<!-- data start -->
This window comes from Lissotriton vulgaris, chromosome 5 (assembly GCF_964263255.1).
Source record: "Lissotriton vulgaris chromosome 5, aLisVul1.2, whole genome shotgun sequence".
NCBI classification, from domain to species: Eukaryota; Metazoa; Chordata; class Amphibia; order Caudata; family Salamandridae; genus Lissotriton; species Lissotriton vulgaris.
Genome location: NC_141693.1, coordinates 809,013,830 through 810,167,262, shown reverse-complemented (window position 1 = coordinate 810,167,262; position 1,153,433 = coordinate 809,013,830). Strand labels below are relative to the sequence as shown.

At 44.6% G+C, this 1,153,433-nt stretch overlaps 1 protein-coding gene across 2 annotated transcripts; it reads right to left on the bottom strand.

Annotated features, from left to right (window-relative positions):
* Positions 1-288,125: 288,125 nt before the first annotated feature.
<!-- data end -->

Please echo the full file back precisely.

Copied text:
This window comes from Lissotriton vulgaris, chromosome 5 (assembly GCF_964263255.1).
Source record: "Lissotriton vulgaris chromosome 5, aLisVul1.2, whole genome shotgun sequence".
NCBI classification, from domain to species: Eukaryota; Metazoa; Chordata; class Amphibia; order Caudata; family Salamandridae; genus Lissotriton; species Lissotriton vulgaris.
Genome location: NC_141693.1, coordinates 809,013,830 through 810,167,262, shown reverse-complemented (window position 1 = coordinate 810,167,262; position 1,153,433 = coordinate 809,013,830). Strand labels below are relative to the sequence as shown.

At 44.6% G+C, this 1,153,433-nt stretch overlaps 1 protein-coding gene across 2 annotated transcripts; it reads right to left on the bottom strand.

Annotated features, from left to right (window-relative positions):
* Positions 1-288,125: 288,125 nt before the first annotated feature.